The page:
Confectionery remains a solid niche in the licensing industry.

Jane Neal, Content Editor

February 23, 2024

4 Min Read
DenisMArt/Getty Images

Loads of us like to eat, drink and be merry. Compared to categories like apparel, accessories and video games, food and beverage might not be the largest or fastest growing, but it’s still showing respectable growth. Licensing International’s 2023 Global Licensing Industry Study, reporting on Global Sales Revenue from Licensed Merchandise and Services by Product Category, found food and beverage grew by 6% in 2022. The study also reported 2.29% of industry leaders surveyed expect to see growth in food and beverage. One U.S.-based agent was quoted in the report saying, “Corporate food brands are trending and appealing to kidult audiences.” 

Confectionery certainly occupies a sweet spot in food and beverage licensing. Data Bridge Market Research reports that the candy market was valued at $226.38 billion in 2021 and is expected to reach $308.39 billion by 2029, registering a CAGR of 3.94% during the forecast period of 2022 to 2029.  

Licensing sees its share of confectionery deals, and not just around the holidays as some might suppose. In October, The Royal Horticultural Society (RHS) announced a partnership in the confectionery category, with The House of Sarunds, a distributor of chocolate and confectionery, to produce a special RHS range of English chocolate, confectionery and biscuits. November saw luxury candy brand, Sugarfina, collaborating with Hasbro for a version of the Candy Land board game complete with gourmet candies. In January, Trolli, a sour gummi brand, announced a partnership with projected top pro football draft pick and college football award-winning quarterback, Caleb Williams. As part of the collaboration, Trolli released an exclusive, limited-edition “Caleb Williams Mix” pack of Trolli Sour Brite Crawlers.  

Sometimes confectionery deals don’t even involve consumable goods. Last August, Asembl secured the first Australian brand extension partnership for Perfetti Van Melle’s Mentos brand, launching a gel-design air freshener range with Balco Brands. And while kids love both licensed products and sweets … so do adults. 

“For kids or adults, confectionery brands represent a feeling of carefree fun,” says Nicole Maiorino, associate vice president, brand management, Beanstalk. “Within food and beverage, of course, they are extending in close-to-core adjacencies such as frozen novelty, other confectionery areas (e.g., Sour Patch Kids x Trident) and snacks, but we are also seeing them meet consumers at different price points and retail channels.” 

Sweet Shots of Energy 

One food and beverage space that seems to be on a growth trajectory is sports drinks, whether that’s G Fuel’s numerous licensed beverages for gamers detailed in License Global’s February issue, or candy brand, Millions, recently announcing partnership with C4 Energy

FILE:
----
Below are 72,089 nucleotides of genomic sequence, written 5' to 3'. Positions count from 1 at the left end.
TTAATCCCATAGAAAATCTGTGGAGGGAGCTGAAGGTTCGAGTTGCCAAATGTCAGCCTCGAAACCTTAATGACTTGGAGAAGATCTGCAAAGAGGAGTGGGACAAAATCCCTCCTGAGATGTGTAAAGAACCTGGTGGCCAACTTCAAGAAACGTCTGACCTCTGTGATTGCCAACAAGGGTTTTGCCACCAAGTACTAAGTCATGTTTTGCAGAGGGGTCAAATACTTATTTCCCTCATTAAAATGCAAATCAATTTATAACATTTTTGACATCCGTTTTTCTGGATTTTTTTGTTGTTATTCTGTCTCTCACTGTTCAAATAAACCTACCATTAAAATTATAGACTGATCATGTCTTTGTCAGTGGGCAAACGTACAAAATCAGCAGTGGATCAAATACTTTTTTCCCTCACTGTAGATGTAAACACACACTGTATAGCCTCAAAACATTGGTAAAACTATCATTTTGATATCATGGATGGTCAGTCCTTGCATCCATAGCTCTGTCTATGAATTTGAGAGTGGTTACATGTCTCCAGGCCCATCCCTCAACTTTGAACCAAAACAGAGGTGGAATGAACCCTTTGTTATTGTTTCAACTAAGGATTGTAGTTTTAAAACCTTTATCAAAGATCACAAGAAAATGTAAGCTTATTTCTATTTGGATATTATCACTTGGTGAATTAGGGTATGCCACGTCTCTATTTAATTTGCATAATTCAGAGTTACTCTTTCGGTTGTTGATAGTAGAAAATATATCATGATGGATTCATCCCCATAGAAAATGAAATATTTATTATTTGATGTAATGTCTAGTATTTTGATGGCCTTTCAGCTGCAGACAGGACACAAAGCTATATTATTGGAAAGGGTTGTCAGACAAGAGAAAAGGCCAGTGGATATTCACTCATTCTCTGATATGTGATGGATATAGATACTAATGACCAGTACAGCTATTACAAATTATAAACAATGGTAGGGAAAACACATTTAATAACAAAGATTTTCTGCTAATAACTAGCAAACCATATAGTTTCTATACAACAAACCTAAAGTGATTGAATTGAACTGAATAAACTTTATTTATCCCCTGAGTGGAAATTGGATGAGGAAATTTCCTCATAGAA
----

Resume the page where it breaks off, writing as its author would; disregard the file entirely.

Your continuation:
“Confectionery has taken the sports nutrition world by storm with flavored pre- and post-workout drinks,” says Maiorino. “There are candy-flavored energy drinks and alcoholic beverages. And there are collaborations with premium purveyors such as Jeni’s and Van Leeuwen. The emotional connection remains, especially for older consumers who can directly connect confectionery to their childhood. And the surprise element of collaborations helps them re-engage with the core product.” 

Maiorino says consumers care about what brands stand for and how products are made. That means they’re not just focusing on what the products taste or look like. 

“No matter the brand, it must have a unique personality, a compelling origin story and an evolving marketing strategy to stay relevant to consumer interests,” says Maiorino. “From a licensed product perspective, this means you can’t just color splash everything.” 

In January, HI-CHEW, a global chewy candy company, selected Beanstalk to extend its brand into worldwide food and beverage and lifestyle licensing. Maiorino points to that brand as a good example. 

“HI-CHEW actually presents an interesting case for licensing,” explains Maiorino. “While their packaging is bright and colorful, their product is muted due to the fact that they do not use any artificial colors. So, lifestyle products can reflect the brand’s packaging aesthetic – while consumables will need to be true to the integrity of the core product and deliver the fruitful, mouthwatering flavor that the candy does.” 

About the Author(s)

Jane Neal

Content Editor, License Global

Jane Neal is a Content Editor for License Global. Working remotely in the great state of Wisconsin, Jane specializes in retail and pop-culture trends.

She has worked extensively in the communication field as a managing editor, advertising copywriter, technical writer and journalist. She detoured for several years into academia where she taught journalism, English and humanities at the college level.

A complete Marvel nerd, she enjoys food, films, fishing, friends and family … and alliteration.

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